Morrison, T., & Morrison, M. (1995). A meta-analytic assessment of the predictive validity of the quantitative and verbal components of the Graduate Record Examination with graduate grade point average representing the criterion of graduate success. Educational and Psychological Measurement, 55(2), 309-316.
New Additions as of 2/9/16: Some readers complained about 20-year-old data being irrelevant in the modern era. I remain skeptical about this criticism but here is the latest research on the topic that continues to show that the GRE is a poor predictor of everything that matters except for grades.
Other readers have been arguing for the primacy of the GRE scores over any other indicator in the admissions process. One professor suggested that I cite his work on the topic.
In one of his studies ( Kuncel & Hezlett, 2007), he finds a .20 correlation between standardized test scores and research productivity during graduate school. I view this as evidence for the problem with the primacy of GRE scores. Clearly, something else is necessary beyond GRE scores. This goes back to my suggestion of a necessary starting point such as a 3.0 GPA or 60th percentile score on the GRE subtests before moving on to the skills acquired to hit the ground running in a research lab. Interestingly, the stronger predictor of research productivity was the GRE psychology subject score. A test that is rarely required and rarely considered in admissions. I will be honest. Reading about these data has changed my view on the test and I will be viewing it more carefully in the future. It is a snapshot of whether someone has acquired and retained knowledge about the field. It is harder to ask useful research questions if you are ignorant of what has been explored in the past. A basic foundation offers a headstart.
Perhaps it is time for psychology departments, and individual faculty members, to be transparent about their filtering process. What are the exact cutoffs used to reduce the number of applications to a reasonable level? GPA scores over 3.5? GRE scores above the 80th percentile? If you have less than two research presentations, are you out of the mix? If you have one first-author publication can it offset a GPA of 3.1? How are the demographics of race, sex, sexual orientation, age, and social economic status taken into consideration? On record, faculty members claim an adherence to the true nature of affirmative action - all else being equal, then non-white, non-heterosexual students are given the edge. Off record, there is often a push to get non-white, non-heterosexual students each year- irrespective and often at the expense of research experience, research productivity, clinical experience, GPA, GRE, etc. Diversity that is not visible, such as social economic status, is viewed as far less important. Transparency ensures a fair process. It exposes sexism, racism, and classism for both minority and majority groups (and no applicant should be held as a walking representative of any group).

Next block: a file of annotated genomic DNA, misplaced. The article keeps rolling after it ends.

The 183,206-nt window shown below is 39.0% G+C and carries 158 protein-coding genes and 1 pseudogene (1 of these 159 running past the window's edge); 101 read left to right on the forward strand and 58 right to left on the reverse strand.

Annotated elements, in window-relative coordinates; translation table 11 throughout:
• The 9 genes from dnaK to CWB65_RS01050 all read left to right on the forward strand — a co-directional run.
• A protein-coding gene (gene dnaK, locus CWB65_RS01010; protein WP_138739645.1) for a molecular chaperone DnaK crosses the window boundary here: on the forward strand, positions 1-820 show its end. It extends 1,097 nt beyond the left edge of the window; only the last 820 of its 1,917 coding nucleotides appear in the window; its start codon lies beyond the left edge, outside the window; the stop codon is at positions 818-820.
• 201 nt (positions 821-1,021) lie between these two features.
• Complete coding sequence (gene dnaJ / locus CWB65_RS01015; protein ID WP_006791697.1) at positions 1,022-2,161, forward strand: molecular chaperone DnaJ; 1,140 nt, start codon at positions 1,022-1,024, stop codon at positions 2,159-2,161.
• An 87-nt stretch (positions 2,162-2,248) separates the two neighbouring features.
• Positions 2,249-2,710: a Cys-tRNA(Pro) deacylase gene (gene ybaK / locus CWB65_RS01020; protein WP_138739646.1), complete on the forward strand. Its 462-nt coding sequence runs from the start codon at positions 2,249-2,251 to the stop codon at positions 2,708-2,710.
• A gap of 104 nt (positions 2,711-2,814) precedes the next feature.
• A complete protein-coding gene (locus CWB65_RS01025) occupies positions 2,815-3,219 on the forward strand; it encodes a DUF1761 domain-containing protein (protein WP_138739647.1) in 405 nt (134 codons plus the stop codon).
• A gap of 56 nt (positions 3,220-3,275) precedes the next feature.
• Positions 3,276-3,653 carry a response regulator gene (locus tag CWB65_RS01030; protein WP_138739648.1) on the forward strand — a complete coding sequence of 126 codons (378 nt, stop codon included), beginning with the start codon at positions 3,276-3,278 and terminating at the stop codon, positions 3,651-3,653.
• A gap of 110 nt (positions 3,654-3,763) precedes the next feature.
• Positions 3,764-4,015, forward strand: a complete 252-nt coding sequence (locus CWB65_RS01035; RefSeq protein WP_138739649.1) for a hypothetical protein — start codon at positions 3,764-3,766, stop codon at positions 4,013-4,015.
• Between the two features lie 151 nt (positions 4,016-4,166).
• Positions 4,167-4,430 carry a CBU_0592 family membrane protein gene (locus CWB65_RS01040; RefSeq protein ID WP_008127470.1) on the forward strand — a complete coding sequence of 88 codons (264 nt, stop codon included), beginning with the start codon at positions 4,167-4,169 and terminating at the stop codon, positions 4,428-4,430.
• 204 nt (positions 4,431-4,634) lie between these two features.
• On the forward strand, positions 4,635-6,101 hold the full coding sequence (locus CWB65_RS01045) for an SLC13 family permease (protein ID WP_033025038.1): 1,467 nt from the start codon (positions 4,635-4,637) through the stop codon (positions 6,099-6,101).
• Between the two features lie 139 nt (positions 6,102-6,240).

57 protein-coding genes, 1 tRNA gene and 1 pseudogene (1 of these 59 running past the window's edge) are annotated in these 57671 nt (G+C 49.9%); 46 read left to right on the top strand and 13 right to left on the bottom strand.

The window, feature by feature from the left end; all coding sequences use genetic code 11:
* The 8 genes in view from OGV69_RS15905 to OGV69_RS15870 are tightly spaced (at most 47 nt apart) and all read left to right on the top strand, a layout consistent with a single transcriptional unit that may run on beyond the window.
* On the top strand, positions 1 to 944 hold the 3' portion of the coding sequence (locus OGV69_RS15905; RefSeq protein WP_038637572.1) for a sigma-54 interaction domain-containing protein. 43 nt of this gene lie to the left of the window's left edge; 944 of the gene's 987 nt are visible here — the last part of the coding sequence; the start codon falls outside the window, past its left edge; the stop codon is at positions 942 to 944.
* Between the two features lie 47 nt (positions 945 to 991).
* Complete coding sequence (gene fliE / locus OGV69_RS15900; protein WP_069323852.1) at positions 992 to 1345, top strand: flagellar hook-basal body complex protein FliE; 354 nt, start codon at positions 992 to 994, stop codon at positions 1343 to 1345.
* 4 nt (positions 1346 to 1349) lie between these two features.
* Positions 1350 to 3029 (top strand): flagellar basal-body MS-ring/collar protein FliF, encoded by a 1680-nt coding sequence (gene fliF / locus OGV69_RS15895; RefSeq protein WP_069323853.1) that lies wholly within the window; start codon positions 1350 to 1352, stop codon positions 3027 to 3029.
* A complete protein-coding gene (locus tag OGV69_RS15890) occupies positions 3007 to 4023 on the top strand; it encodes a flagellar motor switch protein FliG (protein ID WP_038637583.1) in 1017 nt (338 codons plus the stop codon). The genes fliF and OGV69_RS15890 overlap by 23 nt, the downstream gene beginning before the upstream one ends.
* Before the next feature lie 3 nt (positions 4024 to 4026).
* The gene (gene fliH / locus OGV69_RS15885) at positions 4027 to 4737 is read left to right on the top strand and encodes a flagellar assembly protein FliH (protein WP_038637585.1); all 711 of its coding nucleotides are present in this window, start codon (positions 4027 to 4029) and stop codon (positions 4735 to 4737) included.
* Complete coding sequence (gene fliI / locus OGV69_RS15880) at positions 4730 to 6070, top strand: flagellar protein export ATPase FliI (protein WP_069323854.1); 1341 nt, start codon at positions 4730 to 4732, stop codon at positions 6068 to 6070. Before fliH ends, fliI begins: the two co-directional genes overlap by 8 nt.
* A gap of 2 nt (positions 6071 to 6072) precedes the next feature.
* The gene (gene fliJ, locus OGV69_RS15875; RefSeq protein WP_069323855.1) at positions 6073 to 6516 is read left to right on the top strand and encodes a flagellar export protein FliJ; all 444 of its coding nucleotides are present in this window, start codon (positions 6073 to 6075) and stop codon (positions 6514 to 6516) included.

In the end, I have asked dozens of people about how they choose stellar graduate students. The most common answer is - I have no freaking clue. Which is why I wrote this blog post. Nobody knows what makes great researchers and practitioners and yet every program rules out people prematurely with an algorithm that leans heavily on standardized test scores and grades.
It is worthwhile to pause, collect internal data, ask questions, and be transparent to applicants. If applicants know that their 5 conference presentations will never override their 3.1 GPA and 70th percentile quantitative GRE score, just tell them. No need to lead them astray. Be student-centric.
Kuncel, N. R., & Hezlett, S. A. (2007). Assessment. Standardized tests predict graduate students' success. Science, 315(5815), 1080.
Kuncel, N. R., Hezlett, S. A., & Ones, D. S. (2001). A comprehensive meta-analysis of the predictive validity of the graduate record examinations: implications for graduate student selection and performance. Psychological Bulletin, 127(1), 162-181.
Dr. Todd B. Kashdan is a public speaker, psychologist, professor of psychology and senior scientist at the Center for the Advancement of Well-Being at George Mason University. His latest book is The upside of your dark side: Why being your whole self—not just your “good” self—drives success and fulfillment. If you're interested in arranging a speaking engagement or workshop, visit toddkashdan.com